Thus the historian William E. Barton was justified when in 1926 he deemed the Bixby letter “a beautiful blunder.” He was probably not justified, however, when he insisted that Lincoln himself wrote it. That, too, is very doubtful. In fact it was almost certainly composed by Lincoln’s assistant personal secretary, John Hay. Nicholas Murray Butler, president of Columbia University, told Barton that Hay had written it, having heard from the British diplomat John Morley that Hay had admitted as much. Barton expressed skepticism, but Hay had told others that he had written it too, including the literary editor William Crary Brownell and the U.S. ambassador to Great Britain, Walter Hines Page. Spencer Eddy, Hay’s personal secretary, also insisted Hay had written the letter.

In 1866 Hay told Lincoln’s law-partner-turned-biographer William H. Herndon that Lincoln had written “very few letters. He did not read one in fifty that he received. At first we tried to bring them to his notice, but at last he gave the whole thing over to me, and signed without reading them the letters I wrote in his name.” Lincoln would have been especially inclined to ask Hay to write letters for him during an unusually hectic time such as November 1864. That month Hay apologized to Charles S. Spencer, a New York Republican leader: “I regret that the President was literally crowded out of the opportunity of writing you a note for yr. banquet. He fully intended to do so himself &C for that reason I did not prepare a letter for him. But the crush here just now is beyond endurance.”

Most Lincoln specialists have, like Barton, resisted the notion that Hay wrote the Bixby letter. In 1943 Roy P. Basler, editor-to-be of The Collected Works of Abraham Lincoln , dismissed Hay’s remark to Herndon as “inadequate, inaccurate, and incorrect.” If Hay had written the Bixby letter at all, Basler insisted, he probably had simply taken down words dictated by Lincoln. Basler argued that “the internal evidence of style seems to mark the letter as Lincoln’s. … If the student will read aloud the best of Lincoln’s lyrical passages in the ‘Farewell Address,’ ‘Gettysburg Address,’ or ‘Second Inaugural Address’ and then read aloud the ‘Letter to Mrs. Bixby,’ he will find it exceedingly difficult to believe that anyone other than Lincoln composed such sentences.”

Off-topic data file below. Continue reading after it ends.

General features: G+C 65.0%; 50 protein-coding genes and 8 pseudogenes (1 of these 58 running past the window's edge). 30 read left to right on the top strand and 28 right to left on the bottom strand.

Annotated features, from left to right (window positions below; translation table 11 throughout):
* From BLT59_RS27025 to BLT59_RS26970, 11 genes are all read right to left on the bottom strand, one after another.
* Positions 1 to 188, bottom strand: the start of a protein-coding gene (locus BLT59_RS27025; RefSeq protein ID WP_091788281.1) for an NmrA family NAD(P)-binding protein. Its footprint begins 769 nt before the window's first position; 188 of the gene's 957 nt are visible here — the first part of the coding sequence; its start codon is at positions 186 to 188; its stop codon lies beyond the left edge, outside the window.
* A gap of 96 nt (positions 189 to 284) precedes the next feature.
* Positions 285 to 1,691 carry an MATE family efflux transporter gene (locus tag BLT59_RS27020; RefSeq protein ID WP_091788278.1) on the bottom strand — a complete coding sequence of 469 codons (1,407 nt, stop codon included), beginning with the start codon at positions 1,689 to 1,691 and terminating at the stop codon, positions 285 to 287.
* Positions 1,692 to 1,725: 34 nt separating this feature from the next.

However, in various letters, poems, and other compositions, Hay frequently used words and phrases that appear in the Bixby letter; some of them never appear in Lincoln’s works, and others appear far less often in Lincoln’s writings than in Hay’s. Hay used the word beguile at least thirty times, while Lincoln never used it. Hay occasionally employed the phrases “I pray that our Heavenly Father” and “I cannot refrain from tendering you,” while Lincoln never did. Hay used the words glory and cherish far more often than Lincoln did. Moreover, the tone of the Bixby letter resembles that of several of Hay’s messages of condolence, including this one written five months before the Bixby letter: “I will not intrude upon your sorrow further than to express my deep sympathy for your great loss and my prayer that a merciful God may give you that consolation which mortal love is too weak to offer.”

Hay, not Lincoln, most likely was author of “the most beautiful letter ever written.”

Moreover, a scrapbook donated to Brown University in 1954 as part of John Hay’s papers, which contains newspaper accounts of Hay’s writings, includes among various items a copy of the Bixby letter. So does a similar scrapbook in the Library of Congress. It is difficult to understand why Hay would have pasted the Bixby letter into these scrapbooks, full of his own literary creations, unless he had composed it.


This evidence may not amount to hard proof, hut Hay’s statement to Herndon in 1866; Hay’s stylistic fingerprints throughout the letter (“beguile, cherish, gloriously, I cannot refrain from tendering, I pray that our Heavenly Father”); the reminiscences of John Morley, Walter Hines Page, W. C. Brownell, Spencer Eddv, and others; and Hay’s scrapbooks all combine to suggest that Hay, not Lincoln, is most likely the true author of “the most beautiful letter ever written.”

This conclusion cannot, of course, in the least affect Lincoln’s literary reputation. The author of the Gettysburg Address and the Second Inaugural will always command the world’s admiration. As a journalist wrote in 1925, “If under the merciless hand of investigation it should be shown that this remarkable document was not only based upon misinformation but was not the composition of Lincoln himself, the letter to Mrs. Bixby would still remain … ‘One of the finest specimens of pure English extant.’” The letter can never diminish the status of Lincoln, but it deserves to elevate that of John Hay. And of course it has long since won Mrs. Bixby a most unlikely immortality.